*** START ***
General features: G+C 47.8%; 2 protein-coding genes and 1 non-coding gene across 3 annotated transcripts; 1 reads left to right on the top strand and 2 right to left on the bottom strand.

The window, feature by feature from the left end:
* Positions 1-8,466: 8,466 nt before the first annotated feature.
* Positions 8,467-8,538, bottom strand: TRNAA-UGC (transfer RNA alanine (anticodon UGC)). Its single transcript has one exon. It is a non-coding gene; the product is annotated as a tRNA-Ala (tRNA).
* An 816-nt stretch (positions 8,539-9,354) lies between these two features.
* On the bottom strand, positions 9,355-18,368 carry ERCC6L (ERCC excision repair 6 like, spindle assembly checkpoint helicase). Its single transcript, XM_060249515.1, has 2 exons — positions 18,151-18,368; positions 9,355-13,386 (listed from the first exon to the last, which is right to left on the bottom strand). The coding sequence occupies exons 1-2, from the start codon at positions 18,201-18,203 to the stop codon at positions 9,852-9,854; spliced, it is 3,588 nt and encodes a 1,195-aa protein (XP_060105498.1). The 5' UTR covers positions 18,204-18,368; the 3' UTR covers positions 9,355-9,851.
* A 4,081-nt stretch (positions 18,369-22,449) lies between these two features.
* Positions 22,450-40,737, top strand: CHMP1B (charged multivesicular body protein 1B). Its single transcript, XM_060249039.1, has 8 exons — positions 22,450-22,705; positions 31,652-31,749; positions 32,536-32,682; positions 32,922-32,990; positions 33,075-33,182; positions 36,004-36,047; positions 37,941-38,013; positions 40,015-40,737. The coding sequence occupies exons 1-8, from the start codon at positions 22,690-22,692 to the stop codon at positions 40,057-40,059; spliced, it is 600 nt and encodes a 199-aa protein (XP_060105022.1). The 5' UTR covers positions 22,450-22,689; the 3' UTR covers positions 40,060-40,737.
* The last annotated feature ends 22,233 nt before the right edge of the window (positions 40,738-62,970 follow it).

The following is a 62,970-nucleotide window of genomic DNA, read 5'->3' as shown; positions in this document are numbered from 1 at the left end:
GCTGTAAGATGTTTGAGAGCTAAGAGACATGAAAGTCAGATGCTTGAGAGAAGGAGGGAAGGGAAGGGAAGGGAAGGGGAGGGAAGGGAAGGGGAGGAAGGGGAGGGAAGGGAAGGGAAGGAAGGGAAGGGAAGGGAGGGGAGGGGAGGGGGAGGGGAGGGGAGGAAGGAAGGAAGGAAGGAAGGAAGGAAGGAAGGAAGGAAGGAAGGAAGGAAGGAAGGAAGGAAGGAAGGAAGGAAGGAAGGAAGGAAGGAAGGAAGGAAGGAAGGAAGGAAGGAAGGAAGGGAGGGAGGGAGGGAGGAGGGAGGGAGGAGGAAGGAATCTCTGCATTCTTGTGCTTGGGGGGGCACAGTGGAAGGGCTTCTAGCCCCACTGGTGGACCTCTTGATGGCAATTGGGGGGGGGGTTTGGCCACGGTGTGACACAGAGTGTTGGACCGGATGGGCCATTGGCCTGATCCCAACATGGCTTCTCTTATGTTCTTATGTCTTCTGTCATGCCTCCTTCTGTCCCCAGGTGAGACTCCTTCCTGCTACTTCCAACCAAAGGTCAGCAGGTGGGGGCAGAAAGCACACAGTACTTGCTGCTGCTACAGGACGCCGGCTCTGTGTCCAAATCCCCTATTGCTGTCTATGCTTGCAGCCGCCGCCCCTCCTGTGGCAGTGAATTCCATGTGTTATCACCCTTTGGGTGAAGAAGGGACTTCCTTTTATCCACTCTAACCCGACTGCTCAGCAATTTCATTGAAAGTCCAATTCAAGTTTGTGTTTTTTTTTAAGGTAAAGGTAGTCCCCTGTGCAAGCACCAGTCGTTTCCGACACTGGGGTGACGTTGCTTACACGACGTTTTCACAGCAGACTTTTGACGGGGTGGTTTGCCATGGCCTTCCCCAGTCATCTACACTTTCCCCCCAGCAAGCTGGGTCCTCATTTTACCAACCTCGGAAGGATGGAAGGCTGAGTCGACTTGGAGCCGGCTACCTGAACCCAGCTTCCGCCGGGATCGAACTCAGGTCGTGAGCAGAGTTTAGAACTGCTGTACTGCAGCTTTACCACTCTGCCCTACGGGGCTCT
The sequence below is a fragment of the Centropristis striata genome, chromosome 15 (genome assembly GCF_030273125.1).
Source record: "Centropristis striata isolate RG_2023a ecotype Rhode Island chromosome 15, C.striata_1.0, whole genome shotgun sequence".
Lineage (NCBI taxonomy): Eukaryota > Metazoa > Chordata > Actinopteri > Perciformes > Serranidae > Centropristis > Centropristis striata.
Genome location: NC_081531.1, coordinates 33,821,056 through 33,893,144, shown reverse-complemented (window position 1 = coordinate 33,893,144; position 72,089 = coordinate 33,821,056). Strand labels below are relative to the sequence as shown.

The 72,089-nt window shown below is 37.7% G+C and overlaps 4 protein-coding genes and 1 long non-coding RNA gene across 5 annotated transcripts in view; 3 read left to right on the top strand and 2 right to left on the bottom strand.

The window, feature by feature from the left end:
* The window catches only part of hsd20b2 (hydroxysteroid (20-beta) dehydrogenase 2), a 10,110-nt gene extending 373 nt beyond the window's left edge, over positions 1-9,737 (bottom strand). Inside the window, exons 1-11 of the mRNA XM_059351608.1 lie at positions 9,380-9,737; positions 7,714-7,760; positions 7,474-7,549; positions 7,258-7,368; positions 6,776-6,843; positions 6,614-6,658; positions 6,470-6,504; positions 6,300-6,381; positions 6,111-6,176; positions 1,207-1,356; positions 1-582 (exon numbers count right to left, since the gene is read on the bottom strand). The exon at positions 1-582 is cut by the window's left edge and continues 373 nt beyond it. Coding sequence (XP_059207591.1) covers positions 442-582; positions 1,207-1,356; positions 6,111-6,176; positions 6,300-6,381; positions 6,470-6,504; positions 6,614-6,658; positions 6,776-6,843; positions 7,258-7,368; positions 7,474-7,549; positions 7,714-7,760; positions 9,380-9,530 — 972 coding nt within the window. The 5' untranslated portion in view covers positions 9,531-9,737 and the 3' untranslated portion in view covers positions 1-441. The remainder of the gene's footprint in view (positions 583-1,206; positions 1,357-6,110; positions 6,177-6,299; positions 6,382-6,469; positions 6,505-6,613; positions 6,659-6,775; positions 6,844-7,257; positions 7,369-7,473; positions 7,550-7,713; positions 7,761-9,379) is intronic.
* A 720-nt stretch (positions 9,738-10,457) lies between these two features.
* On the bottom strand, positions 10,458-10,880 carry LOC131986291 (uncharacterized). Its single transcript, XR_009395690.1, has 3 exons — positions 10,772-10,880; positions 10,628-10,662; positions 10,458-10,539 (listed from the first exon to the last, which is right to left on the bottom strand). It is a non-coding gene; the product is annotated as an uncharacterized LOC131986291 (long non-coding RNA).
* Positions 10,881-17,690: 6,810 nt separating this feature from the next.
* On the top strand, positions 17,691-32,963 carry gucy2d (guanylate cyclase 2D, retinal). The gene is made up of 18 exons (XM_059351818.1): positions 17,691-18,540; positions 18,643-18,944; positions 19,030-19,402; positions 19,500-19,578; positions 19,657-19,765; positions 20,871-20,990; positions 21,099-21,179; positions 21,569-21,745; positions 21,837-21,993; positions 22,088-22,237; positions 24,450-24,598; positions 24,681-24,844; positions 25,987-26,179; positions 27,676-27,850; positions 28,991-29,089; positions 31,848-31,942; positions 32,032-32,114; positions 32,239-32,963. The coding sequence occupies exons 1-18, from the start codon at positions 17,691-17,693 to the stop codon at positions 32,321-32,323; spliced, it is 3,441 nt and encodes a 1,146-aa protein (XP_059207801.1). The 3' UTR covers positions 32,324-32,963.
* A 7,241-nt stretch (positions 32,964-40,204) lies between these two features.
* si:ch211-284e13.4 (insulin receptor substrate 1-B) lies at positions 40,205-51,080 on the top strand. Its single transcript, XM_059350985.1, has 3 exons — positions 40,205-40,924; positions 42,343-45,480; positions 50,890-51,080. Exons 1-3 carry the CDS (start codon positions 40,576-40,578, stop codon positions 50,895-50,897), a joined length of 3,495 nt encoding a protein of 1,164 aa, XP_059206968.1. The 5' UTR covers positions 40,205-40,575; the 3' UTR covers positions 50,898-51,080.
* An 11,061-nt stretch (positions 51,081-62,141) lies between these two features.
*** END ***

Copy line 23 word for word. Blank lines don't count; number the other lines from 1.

* A 7,241-nt stretch (positions 32,964-40,204) lies between these two features.